Most CPG companies struggle with sales and share growth due to the fact that consumer behavior is so hard to change. The problem is usually addressed using mass media brand advertising and paying large sums of money to retail partners in the form of trade promotion dollars. Agencies have profited while retailers have come to depend on trade investments for their bottom lines. The budgets for these two categories of sales and marketing expense are not only considerable; they have been growing often at a rate out of synch with sales.
Consider recent news from Procter & Gamble. After years of double digit advertising spend growth accompanied by low single digit increases in sales, the company appears to be banking on digital channels and their direct connectivity to consumers as critical to competing for consumer wallet share. This January 31 article about P&G’s recent financial results illustrates the point:
"Reality appears to have finally arrived at Procter & Gamble, the world’s largest marketer, whose $10 billion annual ad budget has hurt the company’s margins. They told Wall Street analysts that they would have to ‘moderate’ ad budgets because Facebook and Google can be ‘more efficient’ than the traditional media that usually eats the lion’s share of P&G’s ad budget.”
P&G is moving fast; just the other day the company hosted a digital marketing summit of sorts at its headquarters with heavy hitter speakers like Twitter. Other consumer goods makes such as Unilever, Kraft and General Mills appear to be making similar moves to hone in on digital.
While digital channels pave the way for direct consumer connections, in and of themselves they do nothing to create, nurture and grow consumer relationships. After all, CPG has used digital channels for years in its brand marketing, but usually in the form of short term promotions with all of the resulting data remaining with an agency. To do it right, data must be integrated, then analytics uniquely applied to understand the nature of the consumer goods makers’ consumers and shoppers.
This all came to mind when reading a recent New York Times article (thanks Keith) about how Target was able to predict a woman’s pregnancy before her family knew, and direct a targeted offer at her. Much of the Tweet-chat around this raised privacy issues and the "creepiness” factor. Even those in the data mining community chimed in, the majority agreeing it was a good idea rather than a bad one.
Dig past the controversy, however, and I think there are lessons CPG marketers should not just learn, but adopt on a wholesale level as they begin shifting more budget dollars to digital channels.
By analyzing a woman’s behavior based on many data points, a Target analyst was able to predict with confidence she was pregnant. Moreover, knowing that if you win a consumer’s business at key life stage events, a brand stands to benefit from repeat purchase behavior. In other words, grow sales and create loyalty in one fell swoop. At scale, across potentially millions of consumers.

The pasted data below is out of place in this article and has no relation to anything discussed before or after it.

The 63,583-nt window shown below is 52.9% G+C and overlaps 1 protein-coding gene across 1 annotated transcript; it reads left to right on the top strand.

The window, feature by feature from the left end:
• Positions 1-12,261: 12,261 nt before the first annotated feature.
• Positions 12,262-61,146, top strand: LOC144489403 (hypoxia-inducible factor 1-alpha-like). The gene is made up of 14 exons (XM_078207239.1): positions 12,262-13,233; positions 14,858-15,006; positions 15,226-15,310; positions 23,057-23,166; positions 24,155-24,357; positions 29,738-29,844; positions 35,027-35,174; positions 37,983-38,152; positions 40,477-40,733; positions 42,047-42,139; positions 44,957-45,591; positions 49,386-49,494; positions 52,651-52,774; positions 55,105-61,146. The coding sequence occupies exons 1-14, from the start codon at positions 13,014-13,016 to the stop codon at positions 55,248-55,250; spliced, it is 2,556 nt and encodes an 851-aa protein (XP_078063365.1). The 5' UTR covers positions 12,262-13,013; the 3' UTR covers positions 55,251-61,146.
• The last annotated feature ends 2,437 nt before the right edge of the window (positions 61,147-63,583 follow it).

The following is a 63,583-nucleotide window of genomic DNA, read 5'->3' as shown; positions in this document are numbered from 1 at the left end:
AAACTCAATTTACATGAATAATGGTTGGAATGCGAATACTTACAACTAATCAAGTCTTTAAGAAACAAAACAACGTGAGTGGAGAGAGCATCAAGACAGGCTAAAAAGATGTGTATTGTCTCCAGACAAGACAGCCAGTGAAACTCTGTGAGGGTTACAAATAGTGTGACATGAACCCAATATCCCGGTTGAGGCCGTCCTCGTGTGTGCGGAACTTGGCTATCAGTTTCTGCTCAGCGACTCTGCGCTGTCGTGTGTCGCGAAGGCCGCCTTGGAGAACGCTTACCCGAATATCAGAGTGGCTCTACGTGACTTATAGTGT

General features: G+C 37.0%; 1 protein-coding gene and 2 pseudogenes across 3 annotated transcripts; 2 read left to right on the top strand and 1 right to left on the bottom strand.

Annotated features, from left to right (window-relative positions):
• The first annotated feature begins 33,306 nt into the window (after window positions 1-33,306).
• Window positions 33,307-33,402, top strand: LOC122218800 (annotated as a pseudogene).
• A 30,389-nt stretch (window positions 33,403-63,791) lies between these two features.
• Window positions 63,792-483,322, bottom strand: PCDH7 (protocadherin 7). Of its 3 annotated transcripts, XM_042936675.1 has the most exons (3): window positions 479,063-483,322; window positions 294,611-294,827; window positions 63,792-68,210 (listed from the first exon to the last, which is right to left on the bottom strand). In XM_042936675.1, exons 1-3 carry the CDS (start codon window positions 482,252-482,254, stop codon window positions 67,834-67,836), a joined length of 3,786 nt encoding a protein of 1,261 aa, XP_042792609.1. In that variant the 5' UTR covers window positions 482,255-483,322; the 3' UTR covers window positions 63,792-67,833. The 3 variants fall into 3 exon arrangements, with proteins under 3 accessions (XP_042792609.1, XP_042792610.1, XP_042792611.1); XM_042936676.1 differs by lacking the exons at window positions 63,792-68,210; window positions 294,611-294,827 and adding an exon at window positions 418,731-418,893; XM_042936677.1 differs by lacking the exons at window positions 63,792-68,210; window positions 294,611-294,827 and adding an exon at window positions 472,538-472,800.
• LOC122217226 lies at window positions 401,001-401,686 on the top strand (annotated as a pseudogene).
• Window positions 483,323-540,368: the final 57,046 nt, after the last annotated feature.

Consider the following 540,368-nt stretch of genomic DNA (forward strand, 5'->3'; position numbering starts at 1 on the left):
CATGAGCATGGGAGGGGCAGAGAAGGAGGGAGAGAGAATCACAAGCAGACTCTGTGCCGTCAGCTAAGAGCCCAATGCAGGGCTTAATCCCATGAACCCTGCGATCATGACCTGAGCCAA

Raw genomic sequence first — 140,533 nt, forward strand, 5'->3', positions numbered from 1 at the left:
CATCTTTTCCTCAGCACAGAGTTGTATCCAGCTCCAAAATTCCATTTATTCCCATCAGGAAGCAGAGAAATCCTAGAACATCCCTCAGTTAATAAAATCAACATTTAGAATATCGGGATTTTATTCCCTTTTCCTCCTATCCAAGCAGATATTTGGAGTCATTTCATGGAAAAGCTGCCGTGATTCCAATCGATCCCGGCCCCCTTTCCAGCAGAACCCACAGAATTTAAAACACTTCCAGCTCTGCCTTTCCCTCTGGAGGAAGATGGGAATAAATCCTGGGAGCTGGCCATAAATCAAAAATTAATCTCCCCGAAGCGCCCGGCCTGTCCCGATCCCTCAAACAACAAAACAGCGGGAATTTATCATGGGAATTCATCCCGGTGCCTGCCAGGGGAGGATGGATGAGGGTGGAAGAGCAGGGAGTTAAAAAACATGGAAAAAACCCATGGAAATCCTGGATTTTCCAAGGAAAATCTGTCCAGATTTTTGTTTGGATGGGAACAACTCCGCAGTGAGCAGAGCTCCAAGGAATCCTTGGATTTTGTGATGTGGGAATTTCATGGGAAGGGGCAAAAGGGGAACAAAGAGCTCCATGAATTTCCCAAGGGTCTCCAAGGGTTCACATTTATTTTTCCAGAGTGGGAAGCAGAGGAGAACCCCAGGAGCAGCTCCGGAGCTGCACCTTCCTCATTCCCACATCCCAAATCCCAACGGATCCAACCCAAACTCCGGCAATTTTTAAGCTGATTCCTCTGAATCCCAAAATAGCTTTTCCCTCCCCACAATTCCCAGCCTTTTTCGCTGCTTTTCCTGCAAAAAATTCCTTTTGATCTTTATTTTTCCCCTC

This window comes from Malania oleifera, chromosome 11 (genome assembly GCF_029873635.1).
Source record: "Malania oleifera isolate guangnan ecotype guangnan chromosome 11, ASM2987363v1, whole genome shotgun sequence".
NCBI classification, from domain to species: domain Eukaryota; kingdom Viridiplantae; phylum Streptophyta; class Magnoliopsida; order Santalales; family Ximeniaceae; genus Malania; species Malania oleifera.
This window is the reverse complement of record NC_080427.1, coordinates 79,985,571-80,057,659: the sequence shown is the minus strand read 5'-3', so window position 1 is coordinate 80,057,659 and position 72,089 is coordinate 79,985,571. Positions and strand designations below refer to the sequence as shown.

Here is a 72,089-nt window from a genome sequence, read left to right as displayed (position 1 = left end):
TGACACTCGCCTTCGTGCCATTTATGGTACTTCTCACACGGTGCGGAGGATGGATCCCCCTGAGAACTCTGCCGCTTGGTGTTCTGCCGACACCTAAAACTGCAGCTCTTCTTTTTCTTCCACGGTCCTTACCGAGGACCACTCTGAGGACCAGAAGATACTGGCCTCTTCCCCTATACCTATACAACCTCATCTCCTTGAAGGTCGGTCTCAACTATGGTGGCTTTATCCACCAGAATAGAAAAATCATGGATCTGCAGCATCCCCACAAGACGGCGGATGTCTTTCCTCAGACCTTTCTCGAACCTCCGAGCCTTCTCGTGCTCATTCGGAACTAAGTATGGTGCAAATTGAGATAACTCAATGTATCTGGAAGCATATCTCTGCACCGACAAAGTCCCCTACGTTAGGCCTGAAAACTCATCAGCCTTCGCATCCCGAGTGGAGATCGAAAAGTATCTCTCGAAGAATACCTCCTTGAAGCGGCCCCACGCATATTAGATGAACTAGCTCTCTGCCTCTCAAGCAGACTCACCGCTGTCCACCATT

Target wisely embedded its personalized offer amid less relevant offers -- to avoid the creepiness factor -- and it worked. That analyst is now on the speaking circuit, a level of analytical fame not unlike Paul DePodesta from the book Moneyball.
Anticipating or predicting key moments in a consumer’s life – sort of like identifying baseball talent objectively – will become essential for any business to consumer marketer seeking sales growth and a measurable, positive ROI on marketing investments.
For CPG companies with multiple brands in many different categories, digital channels and the binary bread crumbs they generate represent the best source of data needed to underpin these decisions. To do this most effectively requires an integrated view, across channels, brands, agencies, and campaigns -- a challenge few have been able to master without the proper technology foundation. This is a Teradata strength sought out by leading CPG companies.
Teradata now also possesses the Big Data analytical might necessary to understand the consumer path, regardless of data type or scale. See this recent article about how Aster Data recognizes that:
"…consumers interact across many touch-points, social, mobile, search, websites as well as offline channels. Most existing attribution solutions look at multiple touch-points within a single channel, like an ad network or web visitors. With a Big Data Analytics approach it is easier to blend more channels into the mix and find customer connections.”
Armed with data and insights, CPG marketers begin to understand the path to purchase, described in this recent article and accompanying diagram as rather complex. Tactics can be optimized around the path, data collected, and analyzed. It’s then possible to anticipate a consumer’s needs over time and pre-empt product purchase decisions with compelling offers that generate new sales and loyalty. In other words, Moneyball for CPG marketing.